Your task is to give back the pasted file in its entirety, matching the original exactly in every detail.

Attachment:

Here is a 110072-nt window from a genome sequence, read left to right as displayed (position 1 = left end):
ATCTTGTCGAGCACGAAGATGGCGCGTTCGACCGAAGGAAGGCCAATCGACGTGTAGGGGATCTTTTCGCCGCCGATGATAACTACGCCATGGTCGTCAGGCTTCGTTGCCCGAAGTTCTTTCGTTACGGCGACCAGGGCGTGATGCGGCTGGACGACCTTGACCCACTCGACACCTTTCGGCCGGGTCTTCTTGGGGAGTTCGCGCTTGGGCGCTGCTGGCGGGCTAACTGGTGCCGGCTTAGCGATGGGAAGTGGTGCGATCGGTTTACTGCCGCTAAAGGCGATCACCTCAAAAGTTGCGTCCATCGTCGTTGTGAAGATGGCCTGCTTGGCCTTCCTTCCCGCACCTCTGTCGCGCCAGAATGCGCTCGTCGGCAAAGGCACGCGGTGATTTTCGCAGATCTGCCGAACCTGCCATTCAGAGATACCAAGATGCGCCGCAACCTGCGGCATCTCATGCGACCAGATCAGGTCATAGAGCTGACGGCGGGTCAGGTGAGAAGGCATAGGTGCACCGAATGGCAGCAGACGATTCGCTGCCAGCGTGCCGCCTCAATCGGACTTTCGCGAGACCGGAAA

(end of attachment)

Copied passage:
Here is a 110072-nt window from a genome sequence, read left to right as displayed (position 1 = left end):
ATCTTGTCGAGCACGAAGATGGCGCGTTCGACCGAAGGAAGGCCAATCGACGTGTAGGGGATCTTTTCGCCGCCGATGATAACTACGCCATGGTCGTCAGGCTTCGTTGCCCGAAGTTCTTTCGTTACGGCGACCAGGGCGTGATGCGGCTGGACGACCTTGACCCACTCGACACCTTTCGGCCGGGTCTTCTTGGGGAGTTCGCGCTTGGGCGCTGCTGGCGGGCTAACTGGTGCCGGCTTAGCGATGGGAAGTGGTGCGATCGGTTTACTGCCGCTAAAGGCGATCACCTCAAAAGTTGCGTCCATCGTCGTTGTGAAGATGGCCTGCTTGGCCTTCCTTCCCGCACCTCTGTCGCGCCAGAATGCGCTCGTCGGCAAAGGCACGCGGTGATTTTCGCAGATCTGCCGAACCTGCCATTCAGAGATACCAAGATGCGCCGCAACCTGCGGCATCTCATGCGACCAGATCAGGTCATAGAGCTGACGGCGGGTCAGGTGAGAAGGCATAGGTGCACCGAATGGCAGCAGACGATTCGCTGCCAGCGTGCCGCCTCAATCGGACTTTCGCGAGACCGGAAA